The study also found that the subjects who took the psilocybin noticed a reduction in their depression symptoms as well. The control group that was not given the psilocybin had no noticeable changes in their attitudes towards nature or authority, and they did not see a reduction in their depression symptoms.

“Before I enjoyed nature, now I feel part of it. Before I was looking at it as a thing, like TV or a painting… [But now I see] there’s no separation or distinction, you are it,” one participant said in the follow-up exam.

Lyons and Carhart-Harris did caution that there was a small number of subjects in their study, so more research would need to be done to back up these findings.

“This pilot study suggests that psilocybin with psychological support might produce lasting changes in attitudes and beliefs. Although it would be premature to infer causality from this small study, the possibility of drug-induced changes in belief systems seems sufficiently intriguing and timely to deserve further investigation,” the study concluded.

However, these conclusions match theories that psychedelic drug users have had for many years, and if true, this could explain why government entities are so afraid of psychedelic drugs.

Terence McKenna, one of the frontrunners of the modern psychedelic age, understood the nature of this situation very well and toured around the world to speak with audiences about the wonders of psychedelic shamanism.

In one of his lectures, Terence articulated this psychedelic inquisition quite well by saying:

All cultures are involved in the culture game and psychedelics transcend the culture game, and whether you’re a citizen of Jerusalem, a Tokyo stockbroker or a tribal islander when you take psychedelic substances your cultural values will suddenly be much more relativistically revealed to you. And that is political dynamite. Psychedelics challenge the assumptions of any cultural or political system and that makes them dangerous to every culture or political system.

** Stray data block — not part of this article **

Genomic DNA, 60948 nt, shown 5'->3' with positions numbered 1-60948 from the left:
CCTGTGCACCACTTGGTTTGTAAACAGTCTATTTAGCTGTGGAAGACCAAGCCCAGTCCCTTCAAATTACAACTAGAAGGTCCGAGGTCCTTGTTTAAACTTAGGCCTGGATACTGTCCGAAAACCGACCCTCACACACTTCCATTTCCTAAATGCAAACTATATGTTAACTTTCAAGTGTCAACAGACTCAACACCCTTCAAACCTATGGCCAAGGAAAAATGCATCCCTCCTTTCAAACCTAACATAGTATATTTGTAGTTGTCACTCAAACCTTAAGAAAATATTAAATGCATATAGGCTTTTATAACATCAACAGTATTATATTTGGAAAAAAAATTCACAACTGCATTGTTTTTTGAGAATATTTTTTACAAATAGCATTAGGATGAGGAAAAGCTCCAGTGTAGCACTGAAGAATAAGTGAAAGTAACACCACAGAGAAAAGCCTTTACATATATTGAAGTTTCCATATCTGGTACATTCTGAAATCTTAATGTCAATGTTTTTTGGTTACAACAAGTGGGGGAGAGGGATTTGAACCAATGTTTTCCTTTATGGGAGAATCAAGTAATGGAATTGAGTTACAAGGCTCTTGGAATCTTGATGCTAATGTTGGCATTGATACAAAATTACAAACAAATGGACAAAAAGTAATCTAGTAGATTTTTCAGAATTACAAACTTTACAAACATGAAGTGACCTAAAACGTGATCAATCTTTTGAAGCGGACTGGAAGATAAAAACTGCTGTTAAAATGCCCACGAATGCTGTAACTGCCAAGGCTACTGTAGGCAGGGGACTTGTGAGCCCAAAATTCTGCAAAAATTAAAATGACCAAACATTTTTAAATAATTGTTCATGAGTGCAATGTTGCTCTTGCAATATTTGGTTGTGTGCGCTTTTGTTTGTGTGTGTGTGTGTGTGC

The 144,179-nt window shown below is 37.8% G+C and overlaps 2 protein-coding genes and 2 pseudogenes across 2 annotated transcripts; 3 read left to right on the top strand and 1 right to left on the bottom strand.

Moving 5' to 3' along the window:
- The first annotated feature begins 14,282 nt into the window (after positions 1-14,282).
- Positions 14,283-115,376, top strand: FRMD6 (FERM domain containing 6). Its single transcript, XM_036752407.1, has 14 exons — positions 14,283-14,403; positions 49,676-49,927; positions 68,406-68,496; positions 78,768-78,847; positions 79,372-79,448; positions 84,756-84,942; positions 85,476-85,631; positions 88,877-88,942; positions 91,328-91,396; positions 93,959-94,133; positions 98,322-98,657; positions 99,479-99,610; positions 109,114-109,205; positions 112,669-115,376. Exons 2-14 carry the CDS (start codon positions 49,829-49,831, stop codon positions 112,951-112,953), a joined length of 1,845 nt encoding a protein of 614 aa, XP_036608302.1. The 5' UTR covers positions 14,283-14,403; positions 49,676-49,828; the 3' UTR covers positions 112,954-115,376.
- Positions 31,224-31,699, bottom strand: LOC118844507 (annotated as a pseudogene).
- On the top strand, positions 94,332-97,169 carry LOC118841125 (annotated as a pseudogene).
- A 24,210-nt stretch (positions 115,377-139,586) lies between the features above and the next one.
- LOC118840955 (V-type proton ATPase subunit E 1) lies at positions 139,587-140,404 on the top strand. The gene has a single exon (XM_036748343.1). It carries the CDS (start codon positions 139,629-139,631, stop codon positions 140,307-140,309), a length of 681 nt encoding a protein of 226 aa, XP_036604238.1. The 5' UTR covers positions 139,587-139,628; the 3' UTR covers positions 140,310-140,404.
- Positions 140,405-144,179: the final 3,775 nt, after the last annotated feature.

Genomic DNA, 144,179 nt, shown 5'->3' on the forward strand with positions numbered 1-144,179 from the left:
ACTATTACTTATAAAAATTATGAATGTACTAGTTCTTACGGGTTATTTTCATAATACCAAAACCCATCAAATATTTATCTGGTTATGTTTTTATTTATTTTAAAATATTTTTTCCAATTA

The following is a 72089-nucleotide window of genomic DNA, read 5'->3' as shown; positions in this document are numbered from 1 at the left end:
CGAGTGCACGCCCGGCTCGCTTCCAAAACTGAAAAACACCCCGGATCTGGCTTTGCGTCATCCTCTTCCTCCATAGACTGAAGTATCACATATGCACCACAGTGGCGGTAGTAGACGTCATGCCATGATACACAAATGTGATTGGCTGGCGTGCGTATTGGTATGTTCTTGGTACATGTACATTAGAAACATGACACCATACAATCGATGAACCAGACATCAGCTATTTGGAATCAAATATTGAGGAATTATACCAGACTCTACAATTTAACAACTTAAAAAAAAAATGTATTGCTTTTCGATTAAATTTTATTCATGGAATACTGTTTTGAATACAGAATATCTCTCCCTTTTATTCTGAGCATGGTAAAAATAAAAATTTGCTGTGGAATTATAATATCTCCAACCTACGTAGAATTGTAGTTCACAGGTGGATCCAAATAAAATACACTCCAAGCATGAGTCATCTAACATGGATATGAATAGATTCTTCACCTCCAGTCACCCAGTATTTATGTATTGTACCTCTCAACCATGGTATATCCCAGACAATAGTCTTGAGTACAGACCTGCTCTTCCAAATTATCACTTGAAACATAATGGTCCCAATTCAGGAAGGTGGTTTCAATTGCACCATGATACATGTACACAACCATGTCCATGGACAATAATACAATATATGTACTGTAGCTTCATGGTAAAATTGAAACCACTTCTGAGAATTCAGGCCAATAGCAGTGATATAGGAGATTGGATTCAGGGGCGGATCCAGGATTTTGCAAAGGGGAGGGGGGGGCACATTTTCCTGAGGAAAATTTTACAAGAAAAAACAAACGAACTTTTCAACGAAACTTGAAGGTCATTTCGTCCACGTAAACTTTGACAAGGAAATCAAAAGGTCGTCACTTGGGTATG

So if there’s anything a Marxist dictatorship, a high tech industrial democracy or a theocracy, they can all get together on one thing which is that psychedelic drugs are a knife poised at the heart of community values, well this is just simply nonsense and all the reasons brought forth are a red herring. Psychedelics are among the safest substances known for human ingestion. Considering the depth of their impact on human mental functioning the fact that you pick yourself up 6-8 hours later and go on about your business with an expanded point of view is quite remarkable.

McKenna’s point is highlighted in recent American history by the counterculture explosion of the 1960s. Psychedelic research began in the late 1950s and became a regular part of the youth culture by the mid-1960s. The explosion of psychedelic use interestingly coincides with the explosion of cultural freedom and anti-establishment sentiments of that decade.

It is for this reason that the American government took quick action to make these substances illegal and to vilify them in the public arena. Laws were passed which imposed strict penalties on anyone involved in psychedelic use, manufacture, or until very recently, even scientific study.

John Vibes is an author and researcher who organizes a number of large events including the Free Your Mind Conference. He also has a publishing company where he offers a censorship free platform for both fiction and non-fiction writers. You can contact him and stay connected to his work at his Facebook page. John just won a 3-year-long battle with cancer, and will be working to help others through his experience, if you wish to contribute to his treatments consider subscribing to his podcast to support . This article first appeared at The Free Thought Project.